It might not have worked if Rubashov wasn’t so depressingly real. Koestler could have easily made the protagonist a saint, a paragon of virtue and blamelessness. But Rubashov isn’t perfect; he’s sadly venal, self-doubting and fatally naive. Of course we have the gift of hindsight now. And of course there were millions who never bought into Stalinism in the first place. The cliche about communism is that it was good in theory, but failed in practice. But Darkness at Noon questions the first part of that formulation. There’s a reason that books like Koestler’s tend to make some hardcore American liberals uncomfortable — it’s not that left-wing, small-d democrats somehow approve of Stalin’s cruel brand of totalitarianism; it’s that any anti-communist sentiment tends to remind us of Tailgunner Joe McCarthy and his purges. But there’s no comparing the agony of entire villages starved, tortured and murdered with the agony (and it’s still, of course, agony) of a screenwriter who’s lost his career.

---It was sort of our homage to life under communism: You never know what you’re going to get. We all remember people queuing from midnight to morning just to hold their position in the queue, and in the morning, perhaps you’d get milk or bread. You never knew. Were these stories that you discovered through research or were they known to you before? I knew the stories. Some I read about as articles, particularly the ones involving the police. My father subscribed to the party newspaper and you had a choice of another publication so he picked the monthly police paper, which was very interesting because it was less polluted by censorship than most publications. We also did further research and interviews. I spoke to a journalist who had written about the policeman and the pig, for example.---

“Ayn Rand disliked Koestler, just as she disliked Scammell’s other biographical subject, Alexandr Solzhenitsyn, and for similar reasons. In her view, neither dug deeply enough to hit upon the bedrock importance of the individual self. Solzhenitsyn held to a pre-revolutionary, anti-Western Christian paradigm. Throughout the 1940s, Koestler defended Communist “ideals” against the temporary reality of Stalin. In a letter to Isabel Paterson in 1948, Rand calls Koestler “confused.” According to Robert Hessen, when asked about Darkness at Noon after a speech at the Ford Hall Forum, Ayn Rand answered with one word, “Junk,” and moved on.

Rubashov’s meditations on William James’s “oceanic” religious feelings and on the meaning of the self as at least partly limited by historical necessity and tied to duty are distinctly anti-Rand. But his nostalgia for a pre-Revolutionary world of boyhood Russian country houses and great books is Randian, and his thoughts about the paradoxes of Party loyalty cast a sidelight on both Taganov and Commandant Kareyev in “Red Pawn”:

“The infinite was a politically suspect quantity,” Rubashov muses, “the ‘I’ a suspect quality. The Party did not recognize its existence. The definition of the individual was: a multitude of one million divided by one million.” ( Anne C. Heller )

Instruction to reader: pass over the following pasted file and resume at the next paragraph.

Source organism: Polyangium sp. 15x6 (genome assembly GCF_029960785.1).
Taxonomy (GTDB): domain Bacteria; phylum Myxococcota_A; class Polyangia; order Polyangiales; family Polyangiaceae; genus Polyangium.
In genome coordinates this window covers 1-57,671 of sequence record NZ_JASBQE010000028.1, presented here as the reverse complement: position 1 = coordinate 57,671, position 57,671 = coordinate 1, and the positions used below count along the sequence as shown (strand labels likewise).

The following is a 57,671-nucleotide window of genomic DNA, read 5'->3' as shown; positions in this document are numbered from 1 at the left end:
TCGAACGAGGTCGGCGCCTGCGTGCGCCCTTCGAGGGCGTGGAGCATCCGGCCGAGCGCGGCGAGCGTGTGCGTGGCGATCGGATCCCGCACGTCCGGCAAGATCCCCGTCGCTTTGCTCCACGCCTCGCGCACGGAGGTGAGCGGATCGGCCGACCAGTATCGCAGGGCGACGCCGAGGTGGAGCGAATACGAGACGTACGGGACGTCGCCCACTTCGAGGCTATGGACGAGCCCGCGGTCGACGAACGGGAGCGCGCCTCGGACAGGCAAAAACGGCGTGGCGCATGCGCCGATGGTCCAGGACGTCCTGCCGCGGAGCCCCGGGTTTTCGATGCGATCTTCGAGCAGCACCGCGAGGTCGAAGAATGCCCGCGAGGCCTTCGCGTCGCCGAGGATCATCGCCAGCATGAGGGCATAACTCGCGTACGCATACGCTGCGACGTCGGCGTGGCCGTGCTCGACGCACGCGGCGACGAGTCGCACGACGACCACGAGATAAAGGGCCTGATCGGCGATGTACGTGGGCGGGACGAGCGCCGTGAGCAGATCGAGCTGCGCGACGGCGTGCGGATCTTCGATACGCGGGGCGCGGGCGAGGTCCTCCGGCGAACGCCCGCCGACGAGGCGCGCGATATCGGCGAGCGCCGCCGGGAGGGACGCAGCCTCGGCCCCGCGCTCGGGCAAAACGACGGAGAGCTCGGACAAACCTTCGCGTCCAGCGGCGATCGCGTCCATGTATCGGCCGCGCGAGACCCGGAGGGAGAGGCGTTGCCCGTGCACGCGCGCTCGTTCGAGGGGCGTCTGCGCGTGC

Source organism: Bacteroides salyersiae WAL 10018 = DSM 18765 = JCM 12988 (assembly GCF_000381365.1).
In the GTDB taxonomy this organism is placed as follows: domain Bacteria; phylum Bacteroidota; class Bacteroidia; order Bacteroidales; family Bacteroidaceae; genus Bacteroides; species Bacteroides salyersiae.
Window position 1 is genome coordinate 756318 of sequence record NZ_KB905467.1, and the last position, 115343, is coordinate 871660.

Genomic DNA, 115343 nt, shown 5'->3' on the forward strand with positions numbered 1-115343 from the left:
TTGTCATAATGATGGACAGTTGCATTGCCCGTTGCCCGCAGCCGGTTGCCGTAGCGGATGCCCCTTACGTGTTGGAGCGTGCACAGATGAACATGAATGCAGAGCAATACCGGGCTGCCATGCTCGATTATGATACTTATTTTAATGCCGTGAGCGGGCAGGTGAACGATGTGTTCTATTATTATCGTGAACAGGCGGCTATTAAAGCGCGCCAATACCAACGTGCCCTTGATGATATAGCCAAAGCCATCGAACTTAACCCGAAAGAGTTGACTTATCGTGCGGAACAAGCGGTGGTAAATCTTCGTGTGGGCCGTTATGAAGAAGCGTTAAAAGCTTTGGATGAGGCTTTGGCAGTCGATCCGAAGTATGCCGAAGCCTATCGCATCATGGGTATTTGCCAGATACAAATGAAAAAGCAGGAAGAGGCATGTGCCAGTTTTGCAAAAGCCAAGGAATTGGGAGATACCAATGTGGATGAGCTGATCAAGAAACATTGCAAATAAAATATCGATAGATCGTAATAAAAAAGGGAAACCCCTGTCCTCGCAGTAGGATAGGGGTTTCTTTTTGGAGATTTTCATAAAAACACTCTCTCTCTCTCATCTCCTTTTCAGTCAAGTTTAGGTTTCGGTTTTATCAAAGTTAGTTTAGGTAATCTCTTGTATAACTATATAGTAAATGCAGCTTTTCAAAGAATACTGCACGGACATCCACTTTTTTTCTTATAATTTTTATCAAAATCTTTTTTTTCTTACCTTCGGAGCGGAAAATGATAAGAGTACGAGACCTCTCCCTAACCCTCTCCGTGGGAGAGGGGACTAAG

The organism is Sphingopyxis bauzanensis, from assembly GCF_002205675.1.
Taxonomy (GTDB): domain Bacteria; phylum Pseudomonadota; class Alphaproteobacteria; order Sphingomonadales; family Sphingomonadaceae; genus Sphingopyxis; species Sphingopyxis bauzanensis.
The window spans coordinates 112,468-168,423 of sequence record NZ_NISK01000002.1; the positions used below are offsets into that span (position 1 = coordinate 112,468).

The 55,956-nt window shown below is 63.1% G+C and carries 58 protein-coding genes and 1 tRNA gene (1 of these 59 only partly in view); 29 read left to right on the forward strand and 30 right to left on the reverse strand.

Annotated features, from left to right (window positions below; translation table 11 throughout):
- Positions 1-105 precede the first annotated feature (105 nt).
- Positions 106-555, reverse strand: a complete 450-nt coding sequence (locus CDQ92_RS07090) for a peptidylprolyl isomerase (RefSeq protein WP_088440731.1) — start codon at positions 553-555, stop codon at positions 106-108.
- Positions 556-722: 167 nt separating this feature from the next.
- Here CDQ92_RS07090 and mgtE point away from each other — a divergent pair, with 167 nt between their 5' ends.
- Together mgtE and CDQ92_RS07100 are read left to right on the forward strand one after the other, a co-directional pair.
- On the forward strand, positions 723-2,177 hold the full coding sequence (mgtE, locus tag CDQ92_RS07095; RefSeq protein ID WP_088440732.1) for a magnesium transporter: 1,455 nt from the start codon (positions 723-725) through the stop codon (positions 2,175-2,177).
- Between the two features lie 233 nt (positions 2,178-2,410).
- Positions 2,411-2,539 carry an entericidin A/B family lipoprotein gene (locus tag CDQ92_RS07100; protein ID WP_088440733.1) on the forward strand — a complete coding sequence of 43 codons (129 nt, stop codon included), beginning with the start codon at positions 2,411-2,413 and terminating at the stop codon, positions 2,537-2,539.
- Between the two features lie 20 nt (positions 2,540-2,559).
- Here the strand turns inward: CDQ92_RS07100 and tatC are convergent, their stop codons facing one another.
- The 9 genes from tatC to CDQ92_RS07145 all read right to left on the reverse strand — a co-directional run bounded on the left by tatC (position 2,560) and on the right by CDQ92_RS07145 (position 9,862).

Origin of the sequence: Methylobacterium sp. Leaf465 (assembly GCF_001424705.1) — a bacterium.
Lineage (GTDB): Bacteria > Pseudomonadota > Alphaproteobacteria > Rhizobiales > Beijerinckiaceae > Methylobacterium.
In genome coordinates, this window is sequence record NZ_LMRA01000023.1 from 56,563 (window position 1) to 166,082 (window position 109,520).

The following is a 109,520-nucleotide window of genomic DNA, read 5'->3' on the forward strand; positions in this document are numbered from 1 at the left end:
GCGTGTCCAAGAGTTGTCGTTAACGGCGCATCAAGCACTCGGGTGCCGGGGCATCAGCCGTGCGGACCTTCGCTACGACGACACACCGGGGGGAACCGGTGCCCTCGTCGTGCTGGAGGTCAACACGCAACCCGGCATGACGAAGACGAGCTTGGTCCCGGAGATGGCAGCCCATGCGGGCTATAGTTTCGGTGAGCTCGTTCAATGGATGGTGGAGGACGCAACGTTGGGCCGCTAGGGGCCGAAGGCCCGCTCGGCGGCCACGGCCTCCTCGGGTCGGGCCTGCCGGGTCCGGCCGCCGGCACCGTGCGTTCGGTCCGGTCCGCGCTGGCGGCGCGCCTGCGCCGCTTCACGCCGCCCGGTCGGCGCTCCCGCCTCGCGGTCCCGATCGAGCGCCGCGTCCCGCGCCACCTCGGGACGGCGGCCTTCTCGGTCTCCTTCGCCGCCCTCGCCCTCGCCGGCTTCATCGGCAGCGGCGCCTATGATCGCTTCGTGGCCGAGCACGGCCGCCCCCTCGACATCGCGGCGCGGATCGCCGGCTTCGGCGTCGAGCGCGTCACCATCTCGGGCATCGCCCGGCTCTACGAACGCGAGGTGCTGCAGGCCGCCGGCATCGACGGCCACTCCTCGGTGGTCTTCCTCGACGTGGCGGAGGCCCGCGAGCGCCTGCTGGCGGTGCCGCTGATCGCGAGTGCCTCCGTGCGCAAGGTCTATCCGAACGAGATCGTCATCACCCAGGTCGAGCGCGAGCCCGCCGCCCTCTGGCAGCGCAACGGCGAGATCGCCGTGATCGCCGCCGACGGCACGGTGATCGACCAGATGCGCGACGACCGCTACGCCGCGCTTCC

"---Most of these stories are humorous, but there’s always a threat that someone may get thrown in jail for saying the wrong thing. Was there any context where people could openly say, “This is insane”? At home, where the music was loud. The truth was everyone was speaking about it somehow – the system was allowing this to happen as a form of relieving the pressure in the midst of food shortages and other problems. If you wanted to say Ceausescu was insane, you just wouldn’t yell it in the public square. It was more like, “Is anyone listening to us? I’m going to tell you a good one.” We were in terrible fear of the hidden microphone. One thing we believed was that all our houses were bugged. After communism collapsed, we realized that a lot of this was in our heads so we censored ourselves, and it worked. Now that the files have been opened, you can see it was the people who were close to you who were actually reporting to the secret police.---"

The Santa Cabrini patient also has questions for the college. Her surgeon demanded $900 for “administrative fees” while simultaneously billing the RAMQ, the health insurance board, she said. “It’s supposed to be one or the other, not both,” she said.

She went to his office and gave him the money one week before the procedure. That’s when he told her to bring $100 cash for the anesthesiologist. “I was very surprised but I paid. I didn’t want anything to go wrong,” she said. Once at the hospital, several nurses and orderlies reminded her to leave the cash under the pillow. … One high-ranking physician, who works with doctors at several Montreal hospitals, said obstetricians often accept cash offered by expectant parents to ensure their doctor attends the delivery, instead of whichever doctor is on call.

“I’ve learned that it’s current practice . . . everyone within these hospitals knows about it,” he said. “It’s systemic, and it’s been so for a long time now.” The doctor said it costs a minimum of $2,000 to guarantee that an expecting woman’s doctor will be there for the birth. “And it can go up to $10,000.” For general surgery, he said, the cost runs between $5,000 to $7,000 to jump the wait list into the operating room. For Ms. Green and her sister, the $2,000 got their mother’s operation bumped up, but not the surgeon they wanted….